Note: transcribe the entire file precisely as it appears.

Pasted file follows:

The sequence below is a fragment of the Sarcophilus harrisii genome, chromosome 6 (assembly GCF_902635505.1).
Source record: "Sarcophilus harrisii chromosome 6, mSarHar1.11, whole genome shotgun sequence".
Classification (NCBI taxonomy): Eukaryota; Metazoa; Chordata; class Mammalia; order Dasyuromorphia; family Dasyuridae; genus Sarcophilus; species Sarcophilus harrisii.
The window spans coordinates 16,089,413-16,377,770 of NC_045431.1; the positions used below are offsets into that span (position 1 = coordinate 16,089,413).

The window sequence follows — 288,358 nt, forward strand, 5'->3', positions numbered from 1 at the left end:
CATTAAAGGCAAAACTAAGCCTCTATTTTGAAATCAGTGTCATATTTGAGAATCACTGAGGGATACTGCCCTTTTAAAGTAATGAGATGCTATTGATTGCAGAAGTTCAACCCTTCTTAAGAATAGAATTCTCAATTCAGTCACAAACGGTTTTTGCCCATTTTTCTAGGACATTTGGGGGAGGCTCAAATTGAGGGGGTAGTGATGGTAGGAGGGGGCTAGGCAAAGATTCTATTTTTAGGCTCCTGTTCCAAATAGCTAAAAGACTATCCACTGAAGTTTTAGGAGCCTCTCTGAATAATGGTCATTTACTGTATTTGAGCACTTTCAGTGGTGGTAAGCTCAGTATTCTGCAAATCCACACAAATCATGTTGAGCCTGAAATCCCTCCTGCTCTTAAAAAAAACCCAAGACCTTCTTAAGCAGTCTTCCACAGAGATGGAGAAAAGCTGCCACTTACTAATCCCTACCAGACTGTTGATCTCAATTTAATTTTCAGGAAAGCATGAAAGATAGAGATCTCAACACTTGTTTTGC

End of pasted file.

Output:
The sequence below is a fragment of the Sarcophilus harrisii genome, chromosome 6 (assembly GCF_902635505.1).
Source record: "Sarcophilus harrisii chromosome 6, mSarHar1.11, whole genome shotgun sequence".
Classification (NCBI taxonomy): Eukaryota; Metazoa; Chordata; class Mammalia; order Dasyuromorphia; family Dasyuridae; genus Sarcophilus; species Sarcophilus harrisii.
The window spans coordinates 16,089,413-16,377,770 of NC_045431.1; the positions used below are offsets into that span (position 1 = coordinate 16,089,413).

The window sequence follows — 288,358 nt, forward strand, 5'->3', positions numbered from 1 at the left end:
CATTAAAGGCAAAACTAAGCCTCTATTTTGAAATCAGTGTCATATTTGAGAATCACTGAGGGATACTGCCCTTTTAAAGTAATGAGATGCTATTGATTGCAGAAGTTCAACCCTTCTTAAGAATAGAATTCTCAATTCAGTCACAAACGGTTTTTGCCCATTTTTCTAGGACATTTGGGGGAGGCTCAAATTGAGGGGGTAGTGATGGTAGGAGGGGGCTAGGCAAAGATTCTATTTTTAGGCTCCTGTTCCAAATAGCTAAAAGACTATCCACTGAAGTTTTAGGAGCCTCTCTGAATAATGGTCATTTACTGTATTTGAGCACTTTCAGTGGTGGTAAGCTCAGTATTCTGCAAATCCACACAAATCATGTTGAGCCTGAAATCCCTCCTGCTCTTAAAAAAAACCCAAGACCTTCTTAAGCAGTCTTCCACAGAGATGGAGAAAAGCTGCCACTTACTAATCCCTACCAGACTGTTGATCTCAATTTAATTTTCAGGAAAGCATGAAAGATAGAGATCTCAACACTTGTTTTGC